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Gallatin honors influential black residents in the city’s past and present

NASHVILLE, Tenn. (WTVF) — There’s only a week left until Black History Month, and cities across the state are beginning to honor black excellence.

The City of Gallatin does this by highlighting members of the Gallatin black community from both past and present.

Reverend Derek Jackson I of the Baptist Church said, “Not much African American history or black history has been told. Much of it has not been printed in a comprehensive way.”

The City of Gallatin hung signs on the avenue depicting the influential black residents of Gallatin’s past and present. Sixteen people and places were selected with the help of the Union High School Museum Board led by historian Velma Brinkley.

The idea of ​​featuring locals on the signs was mentioned during Mayor Paige Brown’s State of the City address last year. The mayor said the community has embraced signs installed during Black History Month last year that featured national figures like Dr. Martin Luther King Jr., Ida B. Wells and Katherine Johnson.

One of the 16 honored is Rev. Derek Jackson.

“If the Lord had allowed me to live in October, I would have been here 22 years,” said Rev. Jackson.

Although he has held the title of Senior Pastor of the First Baptist Church for more than two decades, he remains humble about his accomplishments.

He is also an entrepreneur, accountant, university teacher, and author.

He believes that what the city is doing gives the public an opportunity to learn something new while at the same time reminding everyone that black history is American history.

Rev. Jackson said, “The complexities of black life. The challenges of black life. Black lives contributions – Gallatin is better; Sumner County is better because of the presence of African Americans.”

The banners will remain on display through February.


The following are portions of the content displayed on Gallatin Street signs:

Fred BaileyChildren Are People: Founder of the nonprofit organizations Children Are People and the Susie Brannon McJimpsey Center, Fred Bailey was born in 1953, the tenth of 15 children.

Colorful galleryAllegedly the first African-American-owned agricultural fair in America, Blythe Street Fair was purchased in July 1870 by McRandolph, Arthur Banks, Willie Baker, Doc Blyth, John Banks, and Henry Ward for $650.

Dr. William Wilson: Born in Marshall County, Graduated from the Mahary Medical College of Pharmacy in 1906. In 1915, he moved to Gallatin where, with I. C. Ramsey, MD, he opened a pharmacy and medical practice.

Doctor. Cuckold Malone: Malone was the first African American woman elected to the Gallatin City Council in 1969 and served for more than 20 years.

Dr. Eric MooreMoore, a native of Gallatin, is the current deputy commanding general of the U.S. Army Combat Capability Development Command at the Aberdeen Proving Ground in Maryland.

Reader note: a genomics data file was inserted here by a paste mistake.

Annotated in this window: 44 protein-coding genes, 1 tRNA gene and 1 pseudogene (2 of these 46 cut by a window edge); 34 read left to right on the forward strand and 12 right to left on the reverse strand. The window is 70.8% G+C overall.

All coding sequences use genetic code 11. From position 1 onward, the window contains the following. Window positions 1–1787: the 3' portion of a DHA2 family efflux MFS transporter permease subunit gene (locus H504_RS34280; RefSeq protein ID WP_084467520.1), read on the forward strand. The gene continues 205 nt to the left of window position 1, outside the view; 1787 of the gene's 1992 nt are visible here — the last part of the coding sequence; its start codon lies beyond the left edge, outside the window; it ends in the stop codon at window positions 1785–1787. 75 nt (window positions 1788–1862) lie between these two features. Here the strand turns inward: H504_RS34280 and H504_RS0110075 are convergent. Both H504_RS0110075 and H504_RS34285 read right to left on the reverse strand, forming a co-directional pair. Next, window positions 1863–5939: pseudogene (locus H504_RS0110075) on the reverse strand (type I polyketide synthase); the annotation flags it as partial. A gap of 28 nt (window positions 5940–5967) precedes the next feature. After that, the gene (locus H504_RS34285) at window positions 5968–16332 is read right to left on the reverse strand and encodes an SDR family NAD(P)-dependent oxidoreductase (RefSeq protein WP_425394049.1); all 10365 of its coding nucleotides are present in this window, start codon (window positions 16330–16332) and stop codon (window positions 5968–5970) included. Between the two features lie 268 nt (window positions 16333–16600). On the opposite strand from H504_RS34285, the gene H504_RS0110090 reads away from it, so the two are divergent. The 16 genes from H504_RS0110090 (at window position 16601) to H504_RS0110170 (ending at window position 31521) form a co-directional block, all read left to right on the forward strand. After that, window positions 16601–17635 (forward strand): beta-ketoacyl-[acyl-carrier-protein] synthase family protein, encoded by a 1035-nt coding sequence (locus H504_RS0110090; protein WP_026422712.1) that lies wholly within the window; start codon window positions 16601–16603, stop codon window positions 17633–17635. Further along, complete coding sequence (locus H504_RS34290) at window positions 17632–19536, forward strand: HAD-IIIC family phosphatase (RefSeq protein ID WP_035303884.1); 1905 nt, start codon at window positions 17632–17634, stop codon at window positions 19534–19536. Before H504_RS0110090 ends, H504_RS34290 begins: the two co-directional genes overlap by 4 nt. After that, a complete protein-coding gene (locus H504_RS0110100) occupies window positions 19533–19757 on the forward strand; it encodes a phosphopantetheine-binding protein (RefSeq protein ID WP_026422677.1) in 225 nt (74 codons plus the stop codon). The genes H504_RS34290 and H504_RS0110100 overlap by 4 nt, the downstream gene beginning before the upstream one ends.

Pastor Hillary Watwood KKey founded the Key Memorial Methodist Church and 13 other churches. Founder of the Lebanon / Gallatin Telegraph Company in 1869. He was elected to the Gallatin City Council on December 5, 1868.

William “Bubba” DunnOutstanding baseball player from Gallatin High School and Volunteer State, Dunn was drafted by the Kansas City Royals in 1989.

Union High SchoolThe Rosenwald Building on Winchester Street was built in 1922 and was the first high school for black students.

Pastor Peter Vertress: born December 16, 1840, in Kentucky, was an educator, pastor, and soldier in the Confederacy (1861-1865).

John Vertress MaloneHe was active and influential in education, religion, society and civil endeavours. Malone has worked 42 years in education at GHS, UHS and Durham’s Chapel.

James Herbert WhiteBorn to illiterate parents and the grandson of former slaves, White graduated from A&I State College in 1924 and later founded a university.

Kenneth MooreAttorney Kenneth Moore founded Sigma Electronic Discovery Consulting, LLC in 2015 and is still the owner. He is also a Director of HaystackID Inc. International technology and consulting.

Bishop Lula Mae Swanson: Bishop Swanson founded and pastored three churches of Jehovah God. She owned and operated a grocery store and used the proceeds from that venture to build a nursing home on Peace Street in 1954.

Onisia Shackle Head2021 Educator of the Year: Rucker Stuart Middle School Head has been an educator for 16 years. Head currently serves with Leadership Gallatin 2023 and Unlimited Potential Pantry and Shalom Zone.

Dr. Derek Jackson: a prominent pastor from Tennessee born in Ita Pena, Mississippi. Jackson is an entrepreneur, accountant, university teacher, philanthropist, published author, and CEO.

John “Bud” RoganBorn to former slaves in Sumner County in 1868, Rogan was the fourth of twelve children. At 8’9.5″, he is the tallest African American man ever recorded and the second tallest man in world history.


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